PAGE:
There is also constant repetition between the different news media’s where the U.S. counteracts the claims of Iran by showing the U.S. patriotism and efforts of peace versus videos of the riots in Iran where the American flag is being burned and it looks chaotic and violent. These images further the political ideals promoted in the film as they flash from images that symbolize American patriotism such as the Capitol Dome and the president to the chaos an uncivilization that is happening in Iran as the power of storytelling acts as a tool to change the narrative. This begs the question does the film’s responsibility to representation accurately depict Iran or is this anti-Iranian film used to promote America as superior and does this image contaminate the reality of Iran to the rest of the nations. In Gerry Coutler’s article “Visual Storytelling and History as a Great Toy-The Lives of Others,” the author brings this idea that fiction trumps history which poses the issue of inaccuracy being held at higher value than the truth. This ties into Charles Wolfe’s “Mr. Smith Goes to Washington: Democratic Forums and Representational Forums,” where he discusses Hays’s revolutions of Hollywood’s efforts to maintain an image of necessity in the industry as well as creating films that help promote an idea about a city or nation in order to benefit that place. He discovered that these films were the ones making top box office and attracting viewership by also bringing the films to foreign places to not only promote Americanism but also counteract foreign films portray of a failed American political system. This made Hollywood an “essential industry” in times of war as it spread positive information about America and their patriotism. Even though this is a positive revelation, especially for movies like Argo, it also is at the expense of another nations identity that is being portrayed in a more negative light. Finally, to tie all together the press importance in forging a national identity is the quote said by Lester “if you want to sell a lie, you get the press to sell it for you,” which shows that at the end of it all you really can never know what’s true and what’s false, nor can you fully trust media to portray accurate representations, it’s all about maintaining a good image. With the parallel of both media sides in the film shows that they are both trying to put out a good image by making the other look bad.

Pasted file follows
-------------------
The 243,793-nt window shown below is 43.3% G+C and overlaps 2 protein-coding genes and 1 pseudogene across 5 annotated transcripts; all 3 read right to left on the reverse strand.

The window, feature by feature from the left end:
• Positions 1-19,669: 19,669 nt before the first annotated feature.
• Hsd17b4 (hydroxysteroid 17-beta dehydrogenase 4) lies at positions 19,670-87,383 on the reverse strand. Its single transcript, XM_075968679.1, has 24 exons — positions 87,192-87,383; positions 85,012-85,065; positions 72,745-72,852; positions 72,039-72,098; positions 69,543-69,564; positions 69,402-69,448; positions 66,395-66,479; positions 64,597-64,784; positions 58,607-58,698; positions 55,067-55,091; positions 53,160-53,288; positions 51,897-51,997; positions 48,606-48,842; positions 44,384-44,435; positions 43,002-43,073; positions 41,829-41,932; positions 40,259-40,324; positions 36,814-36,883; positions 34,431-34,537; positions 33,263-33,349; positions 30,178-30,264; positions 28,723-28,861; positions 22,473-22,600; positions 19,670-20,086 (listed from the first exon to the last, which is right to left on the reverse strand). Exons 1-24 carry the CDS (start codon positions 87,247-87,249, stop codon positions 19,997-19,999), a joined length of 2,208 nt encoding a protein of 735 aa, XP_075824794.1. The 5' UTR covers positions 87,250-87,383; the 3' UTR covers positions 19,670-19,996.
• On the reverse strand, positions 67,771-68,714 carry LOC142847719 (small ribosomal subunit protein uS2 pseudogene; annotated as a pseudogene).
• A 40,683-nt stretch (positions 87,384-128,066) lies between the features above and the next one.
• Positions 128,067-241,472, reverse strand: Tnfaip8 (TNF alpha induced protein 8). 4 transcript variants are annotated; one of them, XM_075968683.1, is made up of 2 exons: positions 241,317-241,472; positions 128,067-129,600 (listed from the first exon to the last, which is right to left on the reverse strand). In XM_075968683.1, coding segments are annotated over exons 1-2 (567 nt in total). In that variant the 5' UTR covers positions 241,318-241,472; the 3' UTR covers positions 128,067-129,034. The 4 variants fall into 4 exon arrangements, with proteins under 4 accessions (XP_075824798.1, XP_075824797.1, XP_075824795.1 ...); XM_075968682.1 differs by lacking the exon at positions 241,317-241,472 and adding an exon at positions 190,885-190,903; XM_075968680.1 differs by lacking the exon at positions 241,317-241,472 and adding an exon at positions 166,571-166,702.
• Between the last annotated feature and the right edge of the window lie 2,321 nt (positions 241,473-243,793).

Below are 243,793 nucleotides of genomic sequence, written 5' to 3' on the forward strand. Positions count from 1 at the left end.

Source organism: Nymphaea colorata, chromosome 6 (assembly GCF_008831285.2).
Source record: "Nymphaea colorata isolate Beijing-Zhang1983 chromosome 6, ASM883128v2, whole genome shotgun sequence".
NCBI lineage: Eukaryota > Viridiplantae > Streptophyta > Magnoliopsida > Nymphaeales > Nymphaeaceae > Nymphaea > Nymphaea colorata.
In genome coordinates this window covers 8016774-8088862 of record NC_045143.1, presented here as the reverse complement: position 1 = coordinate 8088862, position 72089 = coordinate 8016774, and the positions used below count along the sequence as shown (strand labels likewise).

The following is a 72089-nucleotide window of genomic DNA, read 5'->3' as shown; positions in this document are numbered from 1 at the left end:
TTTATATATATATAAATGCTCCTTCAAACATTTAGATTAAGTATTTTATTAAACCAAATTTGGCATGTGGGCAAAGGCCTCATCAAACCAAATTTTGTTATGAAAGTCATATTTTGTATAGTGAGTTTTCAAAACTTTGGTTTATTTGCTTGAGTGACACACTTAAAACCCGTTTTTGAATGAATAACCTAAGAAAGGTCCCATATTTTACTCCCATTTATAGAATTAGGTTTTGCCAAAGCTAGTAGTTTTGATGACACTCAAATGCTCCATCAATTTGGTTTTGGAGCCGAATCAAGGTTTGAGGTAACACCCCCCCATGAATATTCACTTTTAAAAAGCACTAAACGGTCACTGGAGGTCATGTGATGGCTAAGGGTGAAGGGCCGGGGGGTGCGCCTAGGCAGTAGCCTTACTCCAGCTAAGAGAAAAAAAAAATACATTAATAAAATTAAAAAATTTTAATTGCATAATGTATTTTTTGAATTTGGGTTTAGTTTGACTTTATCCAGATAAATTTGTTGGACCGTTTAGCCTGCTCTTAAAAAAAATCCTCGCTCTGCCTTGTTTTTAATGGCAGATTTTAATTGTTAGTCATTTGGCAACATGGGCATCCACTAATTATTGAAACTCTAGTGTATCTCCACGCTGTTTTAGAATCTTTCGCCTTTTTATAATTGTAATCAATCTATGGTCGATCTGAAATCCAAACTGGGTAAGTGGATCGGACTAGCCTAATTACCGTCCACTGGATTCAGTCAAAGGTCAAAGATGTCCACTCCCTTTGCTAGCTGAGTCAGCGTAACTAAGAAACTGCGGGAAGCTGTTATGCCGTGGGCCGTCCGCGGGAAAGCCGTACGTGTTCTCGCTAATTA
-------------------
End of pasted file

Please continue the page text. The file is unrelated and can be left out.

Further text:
The film Argo brings to light the many ways in the role Hollywood and media play in spreading a sense of Americanism but with the loss of the opponent’s reputation. The ways in which the stories are told shows the power and value in words and images, but these strung together in a certain way can completely alter the meaning sometimes relinquishing the full truth and changing the context in a favorable manor.

Affleck, Ben, et al. Argo. Distributed by Warner Bros. Entertainment Australia, 2013.
Buchman, Sidney, et al. Frank Capra’s Mr. Smith Goes to Washington. Columbia, 1939.
Corrigan: Ch. 1; ‘Compulsory’ Viewing for Every Citizen: Mr. Smith and the Rhetoric of
Reception (Smoodin); Mr. Smith Goes to Washington: Democratic Forums and Representational Forms (Wolfe).
Corrigan: Ch. 2; Visual Story Telling and History as a Great Toy (Coulter); The Lives of Others (Bernstein).
Michelle Obama announces the winner of the best picture Oscar via video link from the White House at the 85th Academy Awards in Hollywood, Feb. 24, et al. “Iran Reacts Angrily to ‘Argo’ Oscar.” Al,
Norman, Wayne, ‘2 Forging Identities: The Politics and Ethics of Nation‐building’, Negotiating
Nationalism: Nation-Building, Federalism, and Secession in the Multinational State (Oxford, 2006; online edn, Oxford Academic, 1 Sept. 2006)